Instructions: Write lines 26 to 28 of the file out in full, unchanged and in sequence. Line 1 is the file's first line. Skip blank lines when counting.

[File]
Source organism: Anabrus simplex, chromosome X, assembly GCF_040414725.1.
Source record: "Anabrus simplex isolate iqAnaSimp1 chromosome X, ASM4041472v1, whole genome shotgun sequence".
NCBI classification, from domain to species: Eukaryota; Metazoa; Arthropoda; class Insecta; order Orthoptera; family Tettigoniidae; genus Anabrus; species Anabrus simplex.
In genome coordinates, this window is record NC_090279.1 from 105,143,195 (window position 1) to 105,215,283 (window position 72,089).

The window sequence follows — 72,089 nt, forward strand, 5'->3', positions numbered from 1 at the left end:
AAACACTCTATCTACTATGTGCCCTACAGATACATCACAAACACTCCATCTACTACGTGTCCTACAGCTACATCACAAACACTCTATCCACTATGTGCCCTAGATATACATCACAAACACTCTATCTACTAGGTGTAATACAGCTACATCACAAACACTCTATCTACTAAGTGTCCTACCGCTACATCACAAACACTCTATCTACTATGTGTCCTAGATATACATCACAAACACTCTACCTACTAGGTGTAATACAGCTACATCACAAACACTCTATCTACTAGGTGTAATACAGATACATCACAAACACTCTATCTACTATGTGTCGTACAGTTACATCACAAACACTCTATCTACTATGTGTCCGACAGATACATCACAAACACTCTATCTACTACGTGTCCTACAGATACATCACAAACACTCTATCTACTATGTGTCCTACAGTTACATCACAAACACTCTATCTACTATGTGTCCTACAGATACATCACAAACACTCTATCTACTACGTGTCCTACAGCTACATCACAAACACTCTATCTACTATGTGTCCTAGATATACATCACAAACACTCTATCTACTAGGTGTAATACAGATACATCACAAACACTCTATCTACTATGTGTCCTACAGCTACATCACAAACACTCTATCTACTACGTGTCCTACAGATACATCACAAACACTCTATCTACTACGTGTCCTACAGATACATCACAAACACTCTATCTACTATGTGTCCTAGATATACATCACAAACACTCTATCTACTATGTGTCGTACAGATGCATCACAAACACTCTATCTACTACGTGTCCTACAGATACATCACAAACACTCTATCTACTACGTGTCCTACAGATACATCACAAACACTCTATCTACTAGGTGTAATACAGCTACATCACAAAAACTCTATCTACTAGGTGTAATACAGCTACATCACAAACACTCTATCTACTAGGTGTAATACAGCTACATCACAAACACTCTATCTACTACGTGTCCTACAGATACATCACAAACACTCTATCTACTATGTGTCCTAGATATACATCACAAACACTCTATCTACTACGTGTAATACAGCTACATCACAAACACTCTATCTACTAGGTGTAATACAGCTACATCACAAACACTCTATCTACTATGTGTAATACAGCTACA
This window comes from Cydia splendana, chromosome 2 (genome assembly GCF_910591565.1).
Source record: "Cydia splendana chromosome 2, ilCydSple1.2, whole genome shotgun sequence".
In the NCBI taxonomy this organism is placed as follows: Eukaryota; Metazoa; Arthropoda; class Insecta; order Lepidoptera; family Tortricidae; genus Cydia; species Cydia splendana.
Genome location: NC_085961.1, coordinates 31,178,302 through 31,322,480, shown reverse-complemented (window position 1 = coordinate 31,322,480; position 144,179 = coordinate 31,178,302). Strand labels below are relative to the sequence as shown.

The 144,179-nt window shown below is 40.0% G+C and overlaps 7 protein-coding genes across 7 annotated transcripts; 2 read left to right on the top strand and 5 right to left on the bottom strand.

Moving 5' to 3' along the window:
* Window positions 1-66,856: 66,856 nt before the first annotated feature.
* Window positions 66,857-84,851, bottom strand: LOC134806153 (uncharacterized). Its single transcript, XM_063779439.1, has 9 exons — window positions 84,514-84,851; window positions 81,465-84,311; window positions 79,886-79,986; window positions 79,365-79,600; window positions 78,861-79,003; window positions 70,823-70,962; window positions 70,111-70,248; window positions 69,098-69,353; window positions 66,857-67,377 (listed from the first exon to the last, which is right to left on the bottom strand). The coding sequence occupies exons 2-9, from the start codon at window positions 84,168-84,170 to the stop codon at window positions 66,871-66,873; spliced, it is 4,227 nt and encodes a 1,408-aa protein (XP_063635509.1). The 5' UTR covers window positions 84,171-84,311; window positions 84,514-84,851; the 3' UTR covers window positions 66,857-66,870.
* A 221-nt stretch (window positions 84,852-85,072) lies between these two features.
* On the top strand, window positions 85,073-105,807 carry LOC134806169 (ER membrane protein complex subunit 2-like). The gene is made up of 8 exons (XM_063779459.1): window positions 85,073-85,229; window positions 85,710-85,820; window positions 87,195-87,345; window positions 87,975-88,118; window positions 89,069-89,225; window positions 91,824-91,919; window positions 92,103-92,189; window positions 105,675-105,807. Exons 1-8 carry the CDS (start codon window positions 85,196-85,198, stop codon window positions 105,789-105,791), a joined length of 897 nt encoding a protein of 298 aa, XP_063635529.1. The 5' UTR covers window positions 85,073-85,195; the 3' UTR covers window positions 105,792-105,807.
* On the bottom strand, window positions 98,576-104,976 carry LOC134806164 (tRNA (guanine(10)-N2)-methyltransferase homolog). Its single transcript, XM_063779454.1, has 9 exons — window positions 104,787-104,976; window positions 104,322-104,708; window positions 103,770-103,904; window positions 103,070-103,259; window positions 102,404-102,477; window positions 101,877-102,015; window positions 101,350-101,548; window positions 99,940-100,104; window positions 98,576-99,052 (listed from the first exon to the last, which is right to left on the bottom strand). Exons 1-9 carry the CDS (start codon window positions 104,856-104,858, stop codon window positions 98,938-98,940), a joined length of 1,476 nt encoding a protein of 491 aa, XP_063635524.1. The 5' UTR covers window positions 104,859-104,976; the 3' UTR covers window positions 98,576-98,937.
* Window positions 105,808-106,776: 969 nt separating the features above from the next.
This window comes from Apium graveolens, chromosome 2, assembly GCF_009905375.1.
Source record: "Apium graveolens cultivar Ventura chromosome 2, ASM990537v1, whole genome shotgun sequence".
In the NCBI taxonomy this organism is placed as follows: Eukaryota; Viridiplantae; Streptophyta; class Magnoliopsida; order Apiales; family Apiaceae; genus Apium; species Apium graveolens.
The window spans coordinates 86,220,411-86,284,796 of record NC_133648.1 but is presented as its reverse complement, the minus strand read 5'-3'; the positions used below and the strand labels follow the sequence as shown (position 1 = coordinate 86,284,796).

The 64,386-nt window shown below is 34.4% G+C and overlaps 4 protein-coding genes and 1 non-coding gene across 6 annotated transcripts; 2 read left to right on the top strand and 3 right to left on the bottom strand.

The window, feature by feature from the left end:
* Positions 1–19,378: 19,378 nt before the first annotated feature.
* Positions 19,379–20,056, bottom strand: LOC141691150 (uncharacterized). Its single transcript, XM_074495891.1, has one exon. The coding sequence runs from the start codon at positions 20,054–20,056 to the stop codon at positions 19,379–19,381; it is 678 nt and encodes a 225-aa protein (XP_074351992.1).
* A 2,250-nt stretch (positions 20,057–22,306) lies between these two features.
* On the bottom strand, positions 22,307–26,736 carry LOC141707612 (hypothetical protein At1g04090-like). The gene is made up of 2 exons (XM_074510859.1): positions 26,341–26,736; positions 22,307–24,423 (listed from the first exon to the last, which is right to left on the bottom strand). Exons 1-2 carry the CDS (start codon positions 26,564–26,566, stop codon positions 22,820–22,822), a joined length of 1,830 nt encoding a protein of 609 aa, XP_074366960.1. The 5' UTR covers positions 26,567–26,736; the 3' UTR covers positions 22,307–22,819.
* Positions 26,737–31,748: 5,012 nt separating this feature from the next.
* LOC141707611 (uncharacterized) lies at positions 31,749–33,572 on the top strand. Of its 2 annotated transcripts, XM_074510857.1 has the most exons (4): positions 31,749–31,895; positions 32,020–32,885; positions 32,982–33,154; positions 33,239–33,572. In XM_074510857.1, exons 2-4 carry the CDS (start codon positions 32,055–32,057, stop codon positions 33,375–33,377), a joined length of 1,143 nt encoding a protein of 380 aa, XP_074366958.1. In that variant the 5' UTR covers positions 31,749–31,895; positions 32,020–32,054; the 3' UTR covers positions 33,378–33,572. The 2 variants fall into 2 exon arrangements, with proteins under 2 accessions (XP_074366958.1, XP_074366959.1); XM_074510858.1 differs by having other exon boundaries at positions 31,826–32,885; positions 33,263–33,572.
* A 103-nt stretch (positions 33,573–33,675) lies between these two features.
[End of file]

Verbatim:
* Positions 19,379–20,056, bottom strand: LOC141691150 (uncharacterized). Its single transcript, XM_074495891.1, has one exon. The coding sequence runs from the start codon at positions 20,054–20,056 to the stop codon at positions 19,379–19,381; it is 678 nt and encodes a 225-aa protein (XP_074351992.1).
* A 2,250-nt stretch (positions 20,057–22,306) lies between these two features.
* On the bottom strand, positions 22,307–26,736 carry LOC141707612 (hypothetical protein At1g04090-like). The gene is made up of 2 exons (XM_074510859.1): positions 26,341–26,736; positions 22,307–24,423 (listed from the first exon to the last, which is right to left on the bottom strand). Exons 1-2 carry the CDS (start codon positions 26,564–26,566, stop codon positions 22,820–22,822), a joined length of 1,830 nt encoding a protein of 609 aa, XP_074366960.1. The 5' UTR covers positions 26,567–26,736; the 3' UTR covers positions 22,307–22,819.